What is a Recession, Really?

May 11, 2018 | BEGINNER, INVESTING 101

By now you’ve probably heard the term “recession” thrown around a lot.

While the overall U.S. economy has been relatively stable the last few years, and we’ve recently seen a very long-running bull-market, the media is abuzz with conversations on the current market correction and the possibility of a recession.

But you may be wondering, just what is a recession, really?

The term “recession” refers to a significant decline in economic activity lasting more than just a few months – typically two consecutive quarters or more.

A correction is the same thing, just lasting a shorter amount of time, and usually not quite as significant.

Recession can be brought on slowly because of a build-up of small events, or it can be triggered by one event – a crisis.

The last big recession was at the end of the last decade. The 2008/2009 financial crisis affected the global economy, not just the U.S. Since then, we’ve seen a relatively stable economy.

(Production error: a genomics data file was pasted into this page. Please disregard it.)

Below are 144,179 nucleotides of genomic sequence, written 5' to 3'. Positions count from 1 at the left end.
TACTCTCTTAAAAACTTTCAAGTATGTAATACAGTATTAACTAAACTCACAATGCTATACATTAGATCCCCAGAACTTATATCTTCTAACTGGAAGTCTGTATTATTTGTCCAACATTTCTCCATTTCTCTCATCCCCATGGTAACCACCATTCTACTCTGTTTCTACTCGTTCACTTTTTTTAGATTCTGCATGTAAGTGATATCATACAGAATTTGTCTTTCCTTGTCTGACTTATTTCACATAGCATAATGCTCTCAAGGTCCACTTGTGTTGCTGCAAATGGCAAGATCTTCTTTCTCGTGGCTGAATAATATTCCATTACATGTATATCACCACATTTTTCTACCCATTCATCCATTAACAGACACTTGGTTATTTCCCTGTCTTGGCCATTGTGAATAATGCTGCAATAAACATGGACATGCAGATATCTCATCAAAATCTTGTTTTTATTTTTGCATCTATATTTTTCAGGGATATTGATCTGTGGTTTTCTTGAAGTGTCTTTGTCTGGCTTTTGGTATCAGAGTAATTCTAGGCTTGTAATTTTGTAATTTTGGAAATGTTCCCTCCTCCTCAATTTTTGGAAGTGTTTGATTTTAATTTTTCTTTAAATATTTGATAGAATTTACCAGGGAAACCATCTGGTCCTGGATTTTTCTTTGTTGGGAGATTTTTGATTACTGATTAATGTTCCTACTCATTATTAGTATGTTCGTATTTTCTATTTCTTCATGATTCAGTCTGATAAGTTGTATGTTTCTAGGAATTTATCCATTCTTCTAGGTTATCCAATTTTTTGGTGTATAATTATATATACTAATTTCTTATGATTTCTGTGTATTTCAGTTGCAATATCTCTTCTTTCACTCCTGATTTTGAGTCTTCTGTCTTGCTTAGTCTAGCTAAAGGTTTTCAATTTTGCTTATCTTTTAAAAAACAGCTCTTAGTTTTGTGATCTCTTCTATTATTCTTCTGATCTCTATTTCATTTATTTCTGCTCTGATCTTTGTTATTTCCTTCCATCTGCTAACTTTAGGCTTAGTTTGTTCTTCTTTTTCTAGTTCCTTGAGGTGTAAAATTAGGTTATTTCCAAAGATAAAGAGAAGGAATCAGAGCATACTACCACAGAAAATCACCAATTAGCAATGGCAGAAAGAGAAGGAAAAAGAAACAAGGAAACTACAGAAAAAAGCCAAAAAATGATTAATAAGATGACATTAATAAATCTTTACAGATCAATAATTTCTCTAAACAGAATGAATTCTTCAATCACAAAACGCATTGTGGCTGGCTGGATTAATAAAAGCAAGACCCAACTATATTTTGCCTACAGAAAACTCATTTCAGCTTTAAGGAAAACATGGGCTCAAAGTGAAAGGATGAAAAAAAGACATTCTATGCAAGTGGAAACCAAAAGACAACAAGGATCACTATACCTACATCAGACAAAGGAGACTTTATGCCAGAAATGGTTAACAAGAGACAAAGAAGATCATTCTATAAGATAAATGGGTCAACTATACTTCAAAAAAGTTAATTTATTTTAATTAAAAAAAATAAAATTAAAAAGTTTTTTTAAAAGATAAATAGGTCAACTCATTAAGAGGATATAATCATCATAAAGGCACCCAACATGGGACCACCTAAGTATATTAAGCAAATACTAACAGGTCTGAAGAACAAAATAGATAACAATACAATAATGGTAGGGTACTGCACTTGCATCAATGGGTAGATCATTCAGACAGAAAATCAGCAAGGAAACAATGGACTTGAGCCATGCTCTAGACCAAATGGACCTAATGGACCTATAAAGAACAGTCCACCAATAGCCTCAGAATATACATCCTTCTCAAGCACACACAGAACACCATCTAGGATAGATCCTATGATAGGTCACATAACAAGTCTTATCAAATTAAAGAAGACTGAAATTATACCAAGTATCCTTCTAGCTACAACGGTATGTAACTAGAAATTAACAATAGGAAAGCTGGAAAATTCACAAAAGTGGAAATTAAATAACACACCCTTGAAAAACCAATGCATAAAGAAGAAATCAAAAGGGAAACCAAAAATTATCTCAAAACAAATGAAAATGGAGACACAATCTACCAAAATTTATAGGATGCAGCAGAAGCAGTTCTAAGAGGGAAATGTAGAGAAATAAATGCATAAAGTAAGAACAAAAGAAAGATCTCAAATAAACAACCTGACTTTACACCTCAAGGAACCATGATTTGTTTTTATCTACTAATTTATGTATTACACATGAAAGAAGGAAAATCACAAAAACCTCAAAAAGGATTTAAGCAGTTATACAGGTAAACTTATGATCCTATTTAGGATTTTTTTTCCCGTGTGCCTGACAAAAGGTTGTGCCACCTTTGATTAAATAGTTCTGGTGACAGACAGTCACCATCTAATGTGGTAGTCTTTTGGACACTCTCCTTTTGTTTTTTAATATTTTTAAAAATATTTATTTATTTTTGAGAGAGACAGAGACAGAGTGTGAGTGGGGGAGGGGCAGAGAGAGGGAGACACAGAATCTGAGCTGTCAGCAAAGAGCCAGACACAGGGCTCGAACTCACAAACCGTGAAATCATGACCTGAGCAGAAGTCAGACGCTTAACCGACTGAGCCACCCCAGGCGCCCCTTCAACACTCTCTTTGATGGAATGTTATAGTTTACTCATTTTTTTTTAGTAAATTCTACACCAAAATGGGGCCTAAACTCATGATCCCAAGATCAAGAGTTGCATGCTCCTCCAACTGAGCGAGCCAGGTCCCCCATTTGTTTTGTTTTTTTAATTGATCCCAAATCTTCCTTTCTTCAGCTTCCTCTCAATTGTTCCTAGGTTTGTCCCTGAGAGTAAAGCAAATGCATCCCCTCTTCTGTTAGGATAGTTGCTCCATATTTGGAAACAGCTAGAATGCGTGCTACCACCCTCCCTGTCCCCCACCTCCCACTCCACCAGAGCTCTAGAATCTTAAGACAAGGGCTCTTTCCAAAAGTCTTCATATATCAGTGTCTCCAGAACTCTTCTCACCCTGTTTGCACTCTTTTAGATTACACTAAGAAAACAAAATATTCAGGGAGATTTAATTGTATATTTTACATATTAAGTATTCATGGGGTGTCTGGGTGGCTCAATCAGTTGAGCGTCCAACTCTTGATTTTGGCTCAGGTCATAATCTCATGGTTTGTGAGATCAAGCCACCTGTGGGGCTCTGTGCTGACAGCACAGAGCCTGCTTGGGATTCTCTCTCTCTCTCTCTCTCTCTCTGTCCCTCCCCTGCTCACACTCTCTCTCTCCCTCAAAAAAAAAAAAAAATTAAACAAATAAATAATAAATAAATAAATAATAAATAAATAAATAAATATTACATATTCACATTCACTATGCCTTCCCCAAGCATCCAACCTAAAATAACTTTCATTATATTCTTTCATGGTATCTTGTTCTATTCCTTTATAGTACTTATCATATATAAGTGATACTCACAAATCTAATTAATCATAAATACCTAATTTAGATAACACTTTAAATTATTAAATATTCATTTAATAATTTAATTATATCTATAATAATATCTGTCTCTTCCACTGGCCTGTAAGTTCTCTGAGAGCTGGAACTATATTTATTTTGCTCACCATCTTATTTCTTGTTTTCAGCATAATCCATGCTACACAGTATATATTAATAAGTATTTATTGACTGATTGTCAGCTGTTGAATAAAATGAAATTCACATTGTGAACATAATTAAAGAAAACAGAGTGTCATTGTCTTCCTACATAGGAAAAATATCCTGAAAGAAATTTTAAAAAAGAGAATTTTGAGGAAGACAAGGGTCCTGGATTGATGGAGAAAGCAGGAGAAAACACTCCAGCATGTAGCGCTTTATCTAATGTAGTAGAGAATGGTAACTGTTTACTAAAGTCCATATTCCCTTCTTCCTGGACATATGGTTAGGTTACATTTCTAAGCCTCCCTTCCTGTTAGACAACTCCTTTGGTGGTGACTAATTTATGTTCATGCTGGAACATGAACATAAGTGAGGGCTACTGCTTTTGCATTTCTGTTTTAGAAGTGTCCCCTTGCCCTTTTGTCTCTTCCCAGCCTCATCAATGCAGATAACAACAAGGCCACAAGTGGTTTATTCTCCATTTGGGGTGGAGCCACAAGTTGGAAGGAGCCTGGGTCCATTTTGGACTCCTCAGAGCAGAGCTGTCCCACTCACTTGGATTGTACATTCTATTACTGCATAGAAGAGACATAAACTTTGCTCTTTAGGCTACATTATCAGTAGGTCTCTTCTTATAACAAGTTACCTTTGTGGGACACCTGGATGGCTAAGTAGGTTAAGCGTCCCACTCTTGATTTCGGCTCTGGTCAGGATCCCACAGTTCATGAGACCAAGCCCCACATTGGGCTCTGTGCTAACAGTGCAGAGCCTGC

Recent political and economic tensions, however, have some experts concerned another recession may be on the horizon.

Others disagree, citing the low unemployment rates and rising home costs and interest rates as evidence against a recession.

The question really isn’t IF though, it’s WHEN.

Recessions are a natural part of a moving economy. And the effects of even a short recession can last long after the economy turns. The good news is that while periods of recession are inevitable so are periods of prosperity and growth.

Recessions also provide an opportunity for investors to buy stock at lower prices. If you think a stock will recover after the economy improves, recession is the best time to buy. The prices will be low and, if you’re right, you’ll be set to make impressive gains.

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